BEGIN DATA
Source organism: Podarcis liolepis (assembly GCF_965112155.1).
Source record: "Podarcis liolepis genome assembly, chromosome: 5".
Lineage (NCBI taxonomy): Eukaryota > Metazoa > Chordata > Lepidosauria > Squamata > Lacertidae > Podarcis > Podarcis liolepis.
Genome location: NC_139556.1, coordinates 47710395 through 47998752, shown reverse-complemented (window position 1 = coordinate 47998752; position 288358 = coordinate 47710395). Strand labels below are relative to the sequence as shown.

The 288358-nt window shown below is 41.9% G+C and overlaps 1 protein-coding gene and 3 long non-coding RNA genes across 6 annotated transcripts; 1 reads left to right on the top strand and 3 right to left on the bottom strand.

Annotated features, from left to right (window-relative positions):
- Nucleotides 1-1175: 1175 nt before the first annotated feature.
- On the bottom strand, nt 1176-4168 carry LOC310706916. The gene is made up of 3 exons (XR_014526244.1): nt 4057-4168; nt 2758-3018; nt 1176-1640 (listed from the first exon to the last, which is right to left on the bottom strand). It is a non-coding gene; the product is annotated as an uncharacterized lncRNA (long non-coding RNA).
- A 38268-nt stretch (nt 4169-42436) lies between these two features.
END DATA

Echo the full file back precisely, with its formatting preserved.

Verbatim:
Source organism: Podarcis liolepis (assembly GCF_965112155.1).
Source record: "Podarcis liolepis genome assembly, chromosome: 5".
Lineage (NCBI taxonomy): Eukaryota > Metazoa > Chordata > Lepidosauria > Squamata > Lacertidae > Podarcis > Podarcis liolepis.
Genome location: NC_139556.1, coordinates 47710395 through 47998752, shown reverse-complemented (window position 1 = coordinate 47998752; position 288358 = coordinate 47710395). Strand labels below are relative to the sequence as shown.

The 288358-nt window shown below is 41.9% G+C and overlaps 1 protein-coding gene and 3 long non-coding RNA genes across 6 annotated transcripts; 1 reads left to right on the top strand and 3 right to left on the bottom strand.

Annotated features, from left to right (window-relative positions):
- Nucleotides 1-1175: 1175 nt before the first annotated feature.
- On the bottom strand, nt 1176-4168 carry LOC310706916. The gene is made up of 3 exons (XR_014526244.1): nt 4057-4168; nt 2758-3018; nt 1176-1640 (listed from the first exon to the last, which is right to left on the bottom strand). It is a non-coding gene; the product is annotated as an uncharacterized lncRNA (long non-coding RNA).
- A 38268-nt stretch (nt 4169-42436) lies between these two features.